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Spectral Mapping of Heart Tissue Could Help Improve Ablation Therapy

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NEW YORK, July 10, 2020 — An ablation catheter incorporating near-infrared (NIR) spectroscopy mapping was able to distinguish various tissue types in hearts donated from patients with cardiovascular disease. Using this optical mapping approach, the research team from Columbia University could distinguish between fat and muscle tissue in the heart — a critical distinction when using radiofrequency ablation to treat ventricular tachycardia.

The researchers developed ablation catheters that included optical fibers for emitting and detecting light and a custom tip for tracking the instrument. They also developed new signal and data processing techniques, a workflow for rendering anatomical tissue maps, and a catheter tracking system to enable spatial mapping of the tissue.

While using the new catheter, they tracked the position of the instrument as it moved along the heart surface. At each location they recorded reflectance spectra. They used this data to compute an optical index for both fat and lesion tissues. The experiments were performed on donor hearts from deceased people with cardiovascular disease to replicate what would physicians would likely encounter in a patient. 
 
A new ablation catheter incorporating near-infrared spectroscopy mapping can successfully distinguish various tissue types in hearts. This distinction is critical when using radiofrequency ablation to treat heart rhythm problems. Courtesy of Christine P. Hendon, Columbia University and John Abbott.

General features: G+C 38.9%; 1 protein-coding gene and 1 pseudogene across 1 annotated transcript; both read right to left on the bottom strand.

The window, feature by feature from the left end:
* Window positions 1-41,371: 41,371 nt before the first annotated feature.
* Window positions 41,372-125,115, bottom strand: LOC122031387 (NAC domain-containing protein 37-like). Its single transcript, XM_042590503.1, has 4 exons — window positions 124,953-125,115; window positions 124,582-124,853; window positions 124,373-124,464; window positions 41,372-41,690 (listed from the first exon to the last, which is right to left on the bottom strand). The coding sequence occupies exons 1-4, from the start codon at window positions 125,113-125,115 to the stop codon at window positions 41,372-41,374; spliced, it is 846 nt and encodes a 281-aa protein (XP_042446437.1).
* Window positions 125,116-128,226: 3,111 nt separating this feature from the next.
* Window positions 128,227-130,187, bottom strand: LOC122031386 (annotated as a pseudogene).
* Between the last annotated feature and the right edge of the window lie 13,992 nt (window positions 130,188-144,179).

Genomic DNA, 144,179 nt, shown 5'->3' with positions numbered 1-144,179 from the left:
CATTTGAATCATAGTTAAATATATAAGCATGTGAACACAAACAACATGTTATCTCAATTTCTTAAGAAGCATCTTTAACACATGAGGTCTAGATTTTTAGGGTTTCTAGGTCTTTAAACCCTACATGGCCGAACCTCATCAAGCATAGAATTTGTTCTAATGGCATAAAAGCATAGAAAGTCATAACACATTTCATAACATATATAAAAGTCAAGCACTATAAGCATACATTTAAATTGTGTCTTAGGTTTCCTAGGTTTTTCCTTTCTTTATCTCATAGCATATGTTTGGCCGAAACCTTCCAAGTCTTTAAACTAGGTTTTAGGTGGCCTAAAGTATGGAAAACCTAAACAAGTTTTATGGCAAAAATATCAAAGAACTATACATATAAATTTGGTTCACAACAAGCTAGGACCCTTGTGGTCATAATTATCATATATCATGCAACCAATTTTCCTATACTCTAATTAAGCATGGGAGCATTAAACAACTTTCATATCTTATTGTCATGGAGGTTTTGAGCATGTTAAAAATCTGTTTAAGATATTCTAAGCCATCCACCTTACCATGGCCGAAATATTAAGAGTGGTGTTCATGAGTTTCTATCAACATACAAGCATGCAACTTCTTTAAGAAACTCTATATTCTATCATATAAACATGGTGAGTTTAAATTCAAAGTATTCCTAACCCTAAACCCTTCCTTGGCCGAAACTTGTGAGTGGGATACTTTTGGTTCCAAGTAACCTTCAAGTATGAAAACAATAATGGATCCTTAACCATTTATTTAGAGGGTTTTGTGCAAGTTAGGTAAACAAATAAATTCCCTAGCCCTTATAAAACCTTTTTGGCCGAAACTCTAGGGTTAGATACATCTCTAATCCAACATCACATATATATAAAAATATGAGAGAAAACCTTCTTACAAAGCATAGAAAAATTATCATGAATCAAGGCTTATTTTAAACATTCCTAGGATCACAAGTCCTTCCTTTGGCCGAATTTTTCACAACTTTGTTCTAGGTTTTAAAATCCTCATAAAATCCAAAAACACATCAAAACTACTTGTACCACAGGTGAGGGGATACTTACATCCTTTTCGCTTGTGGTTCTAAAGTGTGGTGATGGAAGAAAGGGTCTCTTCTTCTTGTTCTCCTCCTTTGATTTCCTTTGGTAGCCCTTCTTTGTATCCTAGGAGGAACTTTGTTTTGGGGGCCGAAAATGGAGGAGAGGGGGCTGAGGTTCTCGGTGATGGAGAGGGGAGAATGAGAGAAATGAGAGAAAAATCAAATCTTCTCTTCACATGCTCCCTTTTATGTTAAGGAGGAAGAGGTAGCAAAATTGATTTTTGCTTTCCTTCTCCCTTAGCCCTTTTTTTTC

A new ablation catheter incorporating near-infrared spectroscopy mapping can distinguish various tissue types in hearts. This distinction is critical when using radiofrequency ablation to treat heart rhythm problems. Courtesy of Christine P. Hendon, Columbia University, and John Abbott.

NIR spectroscopy works by shining light with a broad range of wavelengths onto the tissue and then detecting the light that is reflected back. “By using near-infrared wavelengths in addition to visible wavelengths, we can probe deeper into the tissue,” professor Christine P. Hendon said. “The technique lets us distinguish various types of tissue within human hearts because fat, muscle, and ablation lesions all have different scattering and absorption wavelength-dependent properties.

“Once an abnormal area has been identified and heated to form an ablation lesion, it is important for the operator to know if that lesion was placed successfully and had the desired effect,” Hendon said. “Direct measurement of tissue characteristics affords the possibility of improved ability both to find abnormal tissue and to determine how well it has been treated.” The approach could also be used to develop new computational models for advancing the understanding of mechanisms involved in arrhythmia.

The researchers are working on a new catheter prototype that will more fully integrate the mapping processes. They also plan to demonstrate the method in large animals to test how well it works with heart muscles moving and blood circulating through the heart. “So far we have extremely encouraging results. Our work shows that optics can have a large and impactful role within the field of cardiac electrophysiology,” Hendon said.

The research was published in Biomedical Optics Express (www.doi.org/10.1364/BOE.394294). 



Researchers showed that a new mapping approach based on near-infrared spectroscopy can distinguish various types of tissue in the heart. The movie shows the sampling sites as well as 3D renderings of the adipose contrast index (ACI) and lesion optical index (LOI1). Courtesy of Christine P. Hendon, Columbia University.

Photonics.com
Jul 2020
Research & TechnologyAmericasColumbia Universityimaginglight sourcesopticsSensors & DetectorsBiophotonicsmedicalCardiac Arrhythmiaventricular tachycardiaablationcardiac electrophysiologyspectroscopynear infrared spectroscopy

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